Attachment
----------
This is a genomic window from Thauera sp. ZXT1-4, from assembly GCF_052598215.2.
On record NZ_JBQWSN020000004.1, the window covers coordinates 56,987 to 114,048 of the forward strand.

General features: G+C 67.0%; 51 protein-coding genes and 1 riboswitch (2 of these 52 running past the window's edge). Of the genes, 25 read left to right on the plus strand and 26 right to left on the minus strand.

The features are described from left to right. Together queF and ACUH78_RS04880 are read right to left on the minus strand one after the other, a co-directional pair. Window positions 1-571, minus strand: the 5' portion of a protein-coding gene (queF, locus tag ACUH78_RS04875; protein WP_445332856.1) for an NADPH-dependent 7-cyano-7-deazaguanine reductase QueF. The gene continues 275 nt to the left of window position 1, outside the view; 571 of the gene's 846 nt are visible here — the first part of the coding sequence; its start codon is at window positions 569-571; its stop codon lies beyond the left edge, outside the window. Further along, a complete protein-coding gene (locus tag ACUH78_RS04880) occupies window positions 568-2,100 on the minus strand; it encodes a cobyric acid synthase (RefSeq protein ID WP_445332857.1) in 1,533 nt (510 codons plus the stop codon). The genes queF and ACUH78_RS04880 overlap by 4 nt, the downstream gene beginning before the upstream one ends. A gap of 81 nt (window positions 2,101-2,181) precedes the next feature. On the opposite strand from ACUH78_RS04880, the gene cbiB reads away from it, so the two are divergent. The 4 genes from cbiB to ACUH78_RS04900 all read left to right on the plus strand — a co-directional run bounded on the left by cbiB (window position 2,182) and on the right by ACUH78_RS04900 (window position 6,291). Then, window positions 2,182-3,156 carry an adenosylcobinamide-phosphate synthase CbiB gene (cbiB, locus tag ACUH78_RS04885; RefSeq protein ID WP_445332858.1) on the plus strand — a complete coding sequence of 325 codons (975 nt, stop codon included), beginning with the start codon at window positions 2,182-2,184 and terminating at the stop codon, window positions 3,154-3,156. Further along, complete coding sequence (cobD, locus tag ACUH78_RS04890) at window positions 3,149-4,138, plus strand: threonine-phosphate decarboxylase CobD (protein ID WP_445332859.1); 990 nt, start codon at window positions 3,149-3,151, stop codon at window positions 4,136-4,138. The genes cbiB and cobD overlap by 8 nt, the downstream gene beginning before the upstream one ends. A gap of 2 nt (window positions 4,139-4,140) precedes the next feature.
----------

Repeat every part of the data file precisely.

This is a genomic window from Thauera sp. ZXT1-4, from assembly GCF_052598215.2.
On record NZ_JBQWSN020000004.1, the window covers coordinates 56,987 to 114,048 of the forward strand.

General features: G+C 67.0%; 51 protein-coding genes and 1 riboswitch (2 of these 52 running past the window's edge). Of the genes, 25 read left to right on the plus strand and 26 right to left on the minus strand.

The features are described from left to right. Together queF and ACUH78_RS04880 are read right to left on the minus strand one after the other, a co-directional pair. Window positions 1-571, minus strand: the 5' portion of a protein-coding gene (queF, locus tag ACUH78_RS04875; protein WP_445332856.1) for an NADPH-dependent 7-cyano-7-deazaguanine reductase QueF. The gene continues 275 nt to the left of window position 1, outside the view; 571 of the gene's 846 nt are visible here — the first part of the coding sequence; its start codon is at window positions 569-571; its stop codon lies beyond the left edge, outside the window. Further along, a complete protein-coding gene (locus tag ACUH78_RS04880) occupies window positions 568-2,100 on the minus strand; it encodes a cobyric acid synthase (RefSeq protein ID WP_445332857.1) in 1,533 nt (510 codons plus the stop codon). The genes queF and ACUH78_RS04880 overlap by 4 nt, the downstream gene beginning before the upstream one ends. A gap of 81 nt (window positions 2,101-2,181) precedes the next feature. On the opposite strand from ACUH78_RS04880, the gene cbiB reads away from it, so the two are divergent. The 4 genes from cbiB to ACUH78_RS04900 all read left to right on the plus strand — a co-directional run bounded on the left by cbiB (window position 2,182) and on the right by ACUH78_RS04900 (window position 6,291). Then, window positions 2,182-3,156 carry an adenosylcobinamide-phosphate synthase CbiB gene (cbiB, locus tag ACUH78_RS04885; RefSeq protein ID WP_445332858.1) on the plus strand — a complete coding sequence of 325 codons (975 nt, stop codon included), beginning with the start codon at window positions 2,182-2,184 and terminating at the stop codon, window positions 3,154-3,156. Further along, complete coding sequence (cobD, locus tag ACUH78_RS04890) at window positions 3,149-4,138, plus strand: threonine-phosphate decarboxylase CobD (protein ID WP_445332859.1); 990 nt, start codon at window positions 3,149-3,151, stop codon at window positions 4,136-4,138. The genes cbiB and cobD overlap by 8 nt, the downstream gene beginning before the upstream one ends. A gap of 2 nt (window positions 4,139-4,140) precedes the next feature.